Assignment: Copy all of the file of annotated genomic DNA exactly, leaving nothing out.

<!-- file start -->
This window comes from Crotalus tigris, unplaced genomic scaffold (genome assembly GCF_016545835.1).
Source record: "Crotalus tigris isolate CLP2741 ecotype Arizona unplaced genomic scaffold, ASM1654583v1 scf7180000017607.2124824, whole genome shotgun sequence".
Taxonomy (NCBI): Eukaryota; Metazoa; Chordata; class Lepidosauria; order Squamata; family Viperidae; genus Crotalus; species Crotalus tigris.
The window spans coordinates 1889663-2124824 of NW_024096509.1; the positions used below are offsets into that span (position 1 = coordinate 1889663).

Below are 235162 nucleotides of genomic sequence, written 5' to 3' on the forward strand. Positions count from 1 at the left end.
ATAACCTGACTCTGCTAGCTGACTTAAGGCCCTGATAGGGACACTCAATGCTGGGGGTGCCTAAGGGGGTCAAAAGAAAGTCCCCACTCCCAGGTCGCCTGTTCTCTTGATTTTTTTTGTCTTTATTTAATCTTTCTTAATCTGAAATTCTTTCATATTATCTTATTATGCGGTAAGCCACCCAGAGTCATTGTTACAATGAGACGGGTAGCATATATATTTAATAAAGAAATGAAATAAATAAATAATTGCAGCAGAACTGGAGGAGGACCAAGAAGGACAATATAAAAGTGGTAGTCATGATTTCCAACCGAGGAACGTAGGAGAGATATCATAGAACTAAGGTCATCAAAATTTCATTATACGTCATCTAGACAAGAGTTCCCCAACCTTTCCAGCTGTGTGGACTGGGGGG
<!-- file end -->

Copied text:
This window comes from Crotalus tigris, unplaced genomic scaffold (genome assembly GCF_016545835.1).
Source record: "Crotalus tigris isolate CLP2741 ecotype Arizona unplaced genomic scaffold, ASM1654583v1 scf7180000017607.2124824, whole genome shotgun sequence".
Taxonomy (NCBI): Eukaryota; Metazoa; Chordata; class Lepidosauria; order Squamata; family Viperidae; genus Crotalus; species Crotalus tigris.
The window spans coordinates 1889663-2124824 of NW_024096509.1; the positions used below are offsets into that span (position 1 = coordinate 1889663).

Below are 235162 nucleotides of genomic sequence, written 5' to 3' on the forward strand. Positions count from 1 at the left end.
ATAACCTGACTCTGCTAGCTGACTTAAGGCCCTGATAGGGACACTCAATGCTGGGGGTGCCTAAGGGGGTCAAAAGAAAGTCCCCACTCCCAGGTCGCCTGTTCTCTTGATTTTTTTTGTCTTTATTTAATCTTTCTTAATCTGAAATTCTTTCATATTATCTTATTATGCGGTAAGCCACCCAGAGTCATTGTTACAATGAGACGGGTAGCATATATATTTAATAAAGAAATGAAATAAATAAATAATTGCAGCAGAACTGGAGGAGGACCAAGAAGGACAATATAAAAGTGGTAGTCATGATTTCCAACCGAGGAACGTAGGAGAGATATCATAGAACTAAGGTCATCAAAATTTCATTATACGTCATCTAGACAAGAGTTCCCCAACCTTTCCAGCTGTGTGGACTGGGGGG